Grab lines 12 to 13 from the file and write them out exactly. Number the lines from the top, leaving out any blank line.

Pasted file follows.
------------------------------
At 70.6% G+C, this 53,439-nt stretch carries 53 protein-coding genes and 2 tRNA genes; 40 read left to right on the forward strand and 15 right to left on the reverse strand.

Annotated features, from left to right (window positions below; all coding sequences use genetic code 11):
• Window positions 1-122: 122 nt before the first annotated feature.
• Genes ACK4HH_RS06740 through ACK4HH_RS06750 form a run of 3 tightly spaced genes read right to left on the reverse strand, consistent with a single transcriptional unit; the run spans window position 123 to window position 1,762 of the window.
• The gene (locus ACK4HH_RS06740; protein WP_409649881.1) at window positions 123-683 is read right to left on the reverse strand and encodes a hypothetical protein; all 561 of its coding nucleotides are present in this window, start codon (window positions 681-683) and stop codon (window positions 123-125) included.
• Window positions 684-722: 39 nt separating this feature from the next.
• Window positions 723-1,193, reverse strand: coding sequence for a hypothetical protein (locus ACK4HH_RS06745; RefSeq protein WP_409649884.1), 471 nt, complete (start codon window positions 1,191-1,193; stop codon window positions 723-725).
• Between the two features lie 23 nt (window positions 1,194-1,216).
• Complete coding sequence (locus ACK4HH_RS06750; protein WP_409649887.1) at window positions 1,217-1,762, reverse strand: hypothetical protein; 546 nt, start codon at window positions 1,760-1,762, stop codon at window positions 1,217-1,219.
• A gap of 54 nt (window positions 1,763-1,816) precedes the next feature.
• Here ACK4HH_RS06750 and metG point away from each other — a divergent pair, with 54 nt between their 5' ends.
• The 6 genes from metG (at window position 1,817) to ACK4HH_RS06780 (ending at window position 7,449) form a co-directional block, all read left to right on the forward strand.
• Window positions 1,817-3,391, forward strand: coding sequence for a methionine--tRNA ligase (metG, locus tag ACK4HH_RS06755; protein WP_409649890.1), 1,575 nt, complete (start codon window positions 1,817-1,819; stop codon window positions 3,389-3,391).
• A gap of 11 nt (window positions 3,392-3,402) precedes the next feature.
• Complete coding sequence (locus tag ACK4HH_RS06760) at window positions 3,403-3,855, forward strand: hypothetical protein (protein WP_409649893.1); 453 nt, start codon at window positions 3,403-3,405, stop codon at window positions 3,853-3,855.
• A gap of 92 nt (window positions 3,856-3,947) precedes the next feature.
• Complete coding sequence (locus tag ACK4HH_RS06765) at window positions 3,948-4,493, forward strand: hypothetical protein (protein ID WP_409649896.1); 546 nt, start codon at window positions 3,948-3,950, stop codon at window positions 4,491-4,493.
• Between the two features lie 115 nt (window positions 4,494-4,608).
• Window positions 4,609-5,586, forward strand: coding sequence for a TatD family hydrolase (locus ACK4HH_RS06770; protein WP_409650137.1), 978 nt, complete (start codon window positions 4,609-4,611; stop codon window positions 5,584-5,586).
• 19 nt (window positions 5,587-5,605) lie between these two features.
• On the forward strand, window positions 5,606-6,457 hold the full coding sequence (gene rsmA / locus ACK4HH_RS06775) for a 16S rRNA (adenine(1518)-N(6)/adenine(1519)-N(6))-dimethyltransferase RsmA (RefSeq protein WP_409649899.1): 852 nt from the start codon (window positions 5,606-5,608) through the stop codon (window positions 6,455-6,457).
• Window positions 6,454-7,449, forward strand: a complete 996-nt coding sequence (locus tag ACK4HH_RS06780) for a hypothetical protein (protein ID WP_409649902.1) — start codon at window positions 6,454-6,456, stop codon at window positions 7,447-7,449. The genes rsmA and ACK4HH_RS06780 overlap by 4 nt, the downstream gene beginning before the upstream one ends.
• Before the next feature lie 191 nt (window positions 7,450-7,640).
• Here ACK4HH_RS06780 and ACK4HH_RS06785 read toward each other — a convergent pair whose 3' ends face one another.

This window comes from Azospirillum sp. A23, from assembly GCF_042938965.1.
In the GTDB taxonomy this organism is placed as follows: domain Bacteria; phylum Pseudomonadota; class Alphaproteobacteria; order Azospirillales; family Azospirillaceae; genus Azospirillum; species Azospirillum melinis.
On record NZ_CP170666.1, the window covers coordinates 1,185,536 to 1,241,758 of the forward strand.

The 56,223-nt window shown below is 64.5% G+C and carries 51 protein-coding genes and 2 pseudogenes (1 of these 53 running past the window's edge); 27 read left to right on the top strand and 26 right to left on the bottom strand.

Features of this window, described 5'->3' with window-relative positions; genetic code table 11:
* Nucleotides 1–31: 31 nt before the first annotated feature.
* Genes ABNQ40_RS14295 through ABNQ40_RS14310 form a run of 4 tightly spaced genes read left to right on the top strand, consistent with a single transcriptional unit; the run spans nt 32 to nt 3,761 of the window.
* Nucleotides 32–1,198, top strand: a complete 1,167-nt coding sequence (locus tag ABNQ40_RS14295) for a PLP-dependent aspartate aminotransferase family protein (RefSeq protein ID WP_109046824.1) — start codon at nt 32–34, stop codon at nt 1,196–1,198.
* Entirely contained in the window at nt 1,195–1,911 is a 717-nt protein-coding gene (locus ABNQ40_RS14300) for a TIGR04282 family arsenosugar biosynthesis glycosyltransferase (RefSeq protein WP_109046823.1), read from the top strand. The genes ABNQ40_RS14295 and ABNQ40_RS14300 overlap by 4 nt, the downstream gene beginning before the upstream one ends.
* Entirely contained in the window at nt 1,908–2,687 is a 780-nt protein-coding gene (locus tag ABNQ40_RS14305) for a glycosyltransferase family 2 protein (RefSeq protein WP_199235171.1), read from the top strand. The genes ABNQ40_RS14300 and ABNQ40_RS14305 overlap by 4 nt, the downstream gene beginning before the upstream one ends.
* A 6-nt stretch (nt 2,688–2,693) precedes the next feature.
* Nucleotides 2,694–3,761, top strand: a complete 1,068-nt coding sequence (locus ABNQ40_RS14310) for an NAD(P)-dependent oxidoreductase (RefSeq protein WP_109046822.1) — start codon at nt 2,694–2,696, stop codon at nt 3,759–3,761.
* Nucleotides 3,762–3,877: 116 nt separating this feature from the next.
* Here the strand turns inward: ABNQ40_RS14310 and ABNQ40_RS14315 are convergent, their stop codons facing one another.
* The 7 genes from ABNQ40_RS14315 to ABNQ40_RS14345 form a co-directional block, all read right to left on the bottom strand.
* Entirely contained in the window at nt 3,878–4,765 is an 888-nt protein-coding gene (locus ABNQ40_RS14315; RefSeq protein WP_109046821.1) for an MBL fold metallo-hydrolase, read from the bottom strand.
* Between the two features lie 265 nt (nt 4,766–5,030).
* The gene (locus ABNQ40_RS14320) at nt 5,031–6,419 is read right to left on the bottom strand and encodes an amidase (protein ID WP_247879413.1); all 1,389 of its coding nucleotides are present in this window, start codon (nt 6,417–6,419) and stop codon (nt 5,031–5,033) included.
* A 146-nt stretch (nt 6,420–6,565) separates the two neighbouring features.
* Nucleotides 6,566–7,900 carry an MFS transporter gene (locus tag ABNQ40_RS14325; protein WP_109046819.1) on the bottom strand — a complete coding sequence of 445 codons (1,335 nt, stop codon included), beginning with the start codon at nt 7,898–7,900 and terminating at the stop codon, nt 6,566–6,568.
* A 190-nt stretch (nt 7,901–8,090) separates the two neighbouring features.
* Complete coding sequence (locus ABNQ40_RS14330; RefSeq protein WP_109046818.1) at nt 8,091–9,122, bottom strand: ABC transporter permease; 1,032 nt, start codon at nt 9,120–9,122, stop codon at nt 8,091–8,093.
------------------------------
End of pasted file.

• The 6 genes from metG (at window position 1,817) to ACK4HH_RS06780 (ending at window position 7,449) form a co-directional block, all read left to right on the forward strand.
• Window positions 1,817-3,391, forward strand: coding sequence for a methionine--tRNA ligase (metG, locus tag ACK4HH_RS06755; protein WP_409649890.1), 1,575 nt, complete (start codon window positions 1,817-1,819; stop codon window positions 3,389-3,391).